Reiki
Reiki is a Buddhist practice that is approximately 2,500 years old. The name "Reiki" is derived from two Japanese words: rei meaning universal ...

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Alternate Title

Tara Reiki

Synonyms

Attunement, biofield therapies, distant healing, energy healing, energy medicine, external qigong, group healing, healing touch, Karuna ReikiTM, ki, laying on of hands, Medicine Buddha, meditation, pranic healing, qigong, Reiki touch therapy, self healing, spiritual healing, Tara Reiki, Tera Mai ReikiTM, therapeutic touch, traditional Japanese Reiki, touch therapies, universal life energy, Usui system, Western Reiki.

Background

Reiki is a Buddhist practice that is approximately 2,500 years old. The name "Reiki" is derived from two Japanese words: rei meaning universal spirit and ki meaning life energy. Mention of Reiki can be found in the Tibetan sutras and in ancient records of cosmology and philosophy.

Hichau Mikao Usui, a Japanese physician and Buddhist monk, revitalized the practice of Reiki in the 19th Century. It is said that after 21 days of fasting, Reiki was presented to Usui on Mt. Kurama, a Japanese mountaintop near Kyoto during a spiritual experience. By this account, light struck him upon the forehead opening up a "third eye" possessing the highest source of power in the human body. Usui passed down his teachings, and Hawayo Tokata, a Japanese Hawaiian, introduced Usui Reiki to the West in 1930.

In modern times, multiple styles and historical accounts of Reiki are taught and practiced. In general, there are three levels of certifications/attunements associated with the practice of Reiki. A Level I degree often involves a weekend course that teaches the potential practitioner to transfer "universal life energy" to him/herself and to others. Students are trained in the concepts and hand positions of Reiki. Four ceremonies (attunements) are performed with the goal of opening students' inner healing channels to engage them in the flow of energy. The Level II degree includes an initiation ceremony that aims to enhance the practitioner's ability to interact with the flow of energy. Other training may include distant healing, teaching of symbols, and enhancement of mental/emotional/spiritual healing. In some cases, practitioners receive a Level II degree after 'intuitively' receiving Sanskrit symbols from spirit guides that are believed to increase their healing powers. The Reiki Master degree (Level III) takes years of close training with a Reiki Master and allows the practitioner to teach Reiki to others.

Reiki practitioners conduct sessions with the intention to heal specific maladies or to improve overall well-being. Treatments involve the systematic placing of hands in 12 to 15 varying positions. Hand positions are held for approximately 2-5 minutes each. Hands may be placed directly on a clothed patient or held one to two inches above the skin. The practitioner's hands are positioned palm-side down with the fingers and thumb extended. The standard positions may be modified if deemed necessary by the practitioner. The timing of the hand positions may be cut short if the practitioner believes that he or she senses energy flow. All of the body systems can be covered with the hand positions within 30 to 90 minutes. The number of sessions varies from patient to patient based on the judgment of the practitioner. Acute issues may be treated faster than chronic conditions.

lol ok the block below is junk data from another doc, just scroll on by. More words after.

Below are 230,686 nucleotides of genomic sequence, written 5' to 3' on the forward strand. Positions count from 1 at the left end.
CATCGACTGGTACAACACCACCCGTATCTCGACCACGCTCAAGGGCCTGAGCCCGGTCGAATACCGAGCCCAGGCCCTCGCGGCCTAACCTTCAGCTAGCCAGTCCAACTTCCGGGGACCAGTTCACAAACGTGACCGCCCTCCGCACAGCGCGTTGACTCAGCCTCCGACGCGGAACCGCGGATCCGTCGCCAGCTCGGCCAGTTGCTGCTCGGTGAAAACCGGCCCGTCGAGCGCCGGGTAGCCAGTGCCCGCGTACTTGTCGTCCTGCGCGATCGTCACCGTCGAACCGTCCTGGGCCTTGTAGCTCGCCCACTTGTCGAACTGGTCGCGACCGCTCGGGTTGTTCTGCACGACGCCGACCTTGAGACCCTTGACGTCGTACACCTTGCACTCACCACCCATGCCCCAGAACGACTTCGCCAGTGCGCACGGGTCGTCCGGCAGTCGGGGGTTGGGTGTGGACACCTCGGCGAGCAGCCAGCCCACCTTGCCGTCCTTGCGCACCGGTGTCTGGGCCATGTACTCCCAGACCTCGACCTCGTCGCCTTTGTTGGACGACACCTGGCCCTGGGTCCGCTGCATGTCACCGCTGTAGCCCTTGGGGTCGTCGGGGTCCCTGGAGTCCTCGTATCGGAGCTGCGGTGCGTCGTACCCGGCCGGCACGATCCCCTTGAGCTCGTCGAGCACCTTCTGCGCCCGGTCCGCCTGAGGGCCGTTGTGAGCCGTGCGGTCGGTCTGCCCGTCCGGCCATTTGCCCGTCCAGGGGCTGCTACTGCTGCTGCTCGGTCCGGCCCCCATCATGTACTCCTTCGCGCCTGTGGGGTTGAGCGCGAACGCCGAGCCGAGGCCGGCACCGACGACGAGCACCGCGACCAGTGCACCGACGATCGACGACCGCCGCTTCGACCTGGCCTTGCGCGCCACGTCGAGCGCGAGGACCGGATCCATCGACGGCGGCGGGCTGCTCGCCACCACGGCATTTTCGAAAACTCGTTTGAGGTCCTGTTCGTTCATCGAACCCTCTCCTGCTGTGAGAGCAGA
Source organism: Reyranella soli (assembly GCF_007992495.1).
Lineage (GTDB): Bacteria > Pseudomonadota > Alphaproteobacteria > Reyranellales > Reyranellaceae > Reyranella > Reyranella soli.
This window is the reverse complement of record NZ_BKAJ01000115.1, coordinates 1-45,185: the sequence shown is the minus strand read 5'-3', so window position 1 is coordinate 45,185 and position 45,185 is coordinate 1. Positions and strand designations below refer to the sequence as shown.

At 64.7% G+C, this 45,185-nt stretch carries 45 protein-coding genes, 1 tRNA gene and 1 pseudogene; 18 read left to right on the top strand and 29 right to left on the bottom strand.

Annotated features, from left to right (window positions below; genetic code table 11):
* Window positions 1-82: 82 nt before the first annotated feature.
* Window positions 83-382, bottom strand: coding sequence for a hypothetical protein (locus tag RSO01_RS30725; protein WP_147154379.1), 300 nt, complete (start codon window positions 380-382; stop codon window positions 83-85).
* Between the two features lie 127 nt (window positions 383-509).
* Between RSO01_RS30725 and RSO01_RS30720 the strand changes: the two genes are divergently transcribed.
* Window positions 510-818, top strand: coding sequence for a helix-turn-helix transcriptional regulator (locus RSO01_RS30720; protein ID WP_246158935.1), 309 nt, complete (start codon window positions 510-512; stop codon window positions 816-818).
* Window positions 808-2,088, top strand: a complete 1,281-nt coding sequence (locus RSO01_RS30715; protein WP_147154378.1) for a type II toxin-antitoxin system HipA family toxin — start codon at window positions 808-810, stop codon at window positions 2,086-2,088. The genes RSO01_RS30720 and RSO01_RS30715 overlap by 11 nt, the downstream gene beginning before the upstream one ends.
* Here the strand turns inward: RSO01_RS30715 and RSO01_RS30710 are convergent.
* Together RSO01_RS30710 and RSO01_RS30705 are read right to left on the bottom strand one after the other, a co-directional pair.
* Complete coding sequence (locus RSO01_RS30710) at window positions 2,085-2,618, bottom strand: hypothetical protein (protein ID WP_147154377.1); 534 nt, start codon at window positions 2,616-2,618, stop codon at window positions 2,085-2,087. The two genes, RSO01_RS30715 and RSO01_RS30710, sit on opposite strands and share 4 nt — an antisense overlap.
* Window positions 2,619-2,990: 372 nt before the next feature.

Patients have reported feeling different sensations during Reiki sessions such as warmth, tingling, sleepiness, relaxation, or invigoration. Practitioners have reported tingling in their fingers, heat, cold, or pulsing while administering Reiki.

Sometimes a technique called "sweeping" is used prior to starting the formal healing session. Sweeping involves the practitioner aiming to pass hands through the patient's energy field. This technique is said to allow the practitioner to more easily detect areas of energy disruption, imbalance, or blockage and to cleanse patients of negative feelings, emotions, or physical burdens.

Principles taught in Reiki include: "just for today do not worry," "just for today do not be angry," "just for today give thanks for your many blessings," "honor your parents, teachers and elders," "earn your living honestly," "be kind to your neighbors and every living thing," and "show gratitude to everything."

Types of related therapies include distant healing, self-healing, group healing, Tera Mai ReikiTM, Karuna ReikiTM, traditional Japanese Reiki, Tara Reiki, and Western Reiki. There are numerous schools and professional Reiki organizations. The International Association of Reiki Professionals maintains a list of practitioners who have pledged to uphold a Code of Ethics developed by the group.